A county-by-county analysis shows Kentuckians depend on federal government initiatives at a rate higher than the national average. The analysis by the New York Times looked at each county in the country, and the percentage of income its residents received from 50 federal benefits programs, such as Social Security, Medicaid, Medicare, unemployment insurance, and food stamps.
Virtually all of Kentucky’s counties are above the national average of 17.6%. Warren County residents receive 22% of their income from federal programs. In Hardin County, the number is 20%, while 24% of the income received in Daviess County comes from Washington.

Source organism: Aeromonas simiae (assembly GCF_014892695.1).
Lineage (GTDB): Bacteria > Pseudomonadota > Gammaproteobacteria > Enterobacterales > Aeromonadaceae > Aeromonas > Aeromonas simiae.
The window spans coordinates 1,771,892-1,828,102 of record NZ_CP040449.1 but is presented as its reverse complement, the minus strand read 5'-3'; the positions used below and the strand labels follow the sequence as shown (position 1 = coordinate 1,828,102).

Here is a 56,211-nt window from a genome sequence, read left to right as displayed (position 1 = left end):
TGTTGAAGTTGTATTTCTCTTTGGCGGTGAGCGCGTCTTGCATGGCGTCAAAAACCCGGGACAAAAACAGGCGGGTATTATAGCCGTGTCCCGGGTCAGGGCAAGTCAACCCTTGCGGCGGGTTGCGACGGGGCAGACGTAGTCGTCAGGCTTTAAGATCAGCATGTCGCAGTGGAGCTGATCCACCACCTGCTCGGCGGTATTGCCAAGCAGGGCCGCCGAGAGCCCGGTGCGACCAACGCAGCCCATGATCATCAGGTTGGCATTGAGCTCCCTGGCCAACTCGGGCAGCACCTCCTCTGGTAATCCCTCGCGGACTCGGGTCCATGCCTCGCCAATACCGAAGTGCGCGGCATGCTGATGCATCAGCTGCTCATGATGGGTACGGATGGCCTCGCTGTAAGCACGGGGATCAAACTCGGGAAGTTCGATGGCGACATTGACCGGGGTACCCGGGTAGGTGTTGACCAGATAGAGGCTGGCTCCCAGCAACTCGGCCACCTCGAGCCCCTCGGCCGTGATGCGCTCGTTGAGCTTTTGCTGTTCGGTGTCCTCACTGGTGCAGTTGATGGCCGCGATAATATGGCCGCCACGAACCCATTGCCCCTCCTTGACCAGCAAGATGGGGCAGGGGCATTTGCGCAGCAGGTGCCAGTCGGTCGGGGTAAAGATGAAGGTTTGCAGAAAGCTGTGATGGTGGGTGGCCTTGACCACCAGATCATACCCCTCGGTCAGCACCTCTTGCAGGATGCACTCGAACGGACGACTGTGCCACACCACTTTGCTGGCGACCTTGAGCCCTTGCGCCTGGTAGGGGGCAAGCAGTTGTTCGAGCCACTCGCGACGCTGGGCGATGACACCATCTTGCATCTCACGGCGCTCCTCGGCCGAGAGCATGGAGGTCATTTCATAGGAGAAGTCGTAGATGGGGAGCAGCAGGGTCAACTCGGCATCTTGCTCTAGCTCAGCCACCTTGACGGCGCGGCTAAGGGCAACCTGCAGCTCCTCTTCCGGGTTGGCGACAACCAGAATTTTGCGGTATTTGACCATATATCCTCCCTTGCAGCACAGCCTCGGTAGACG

In Pulaski County, the number is much higher, at 35%.
The Kentucky counties with the highest dependence on federal initiatives cut a stretch along the border with Tennessee and extend upward into eastern Kentucky.
Some of the counties with the highest percentage of income derived from federal programs are Monroe, at 42%; Clinton, at 44%; Cumberland, at 46%; and McCreary, at 52%.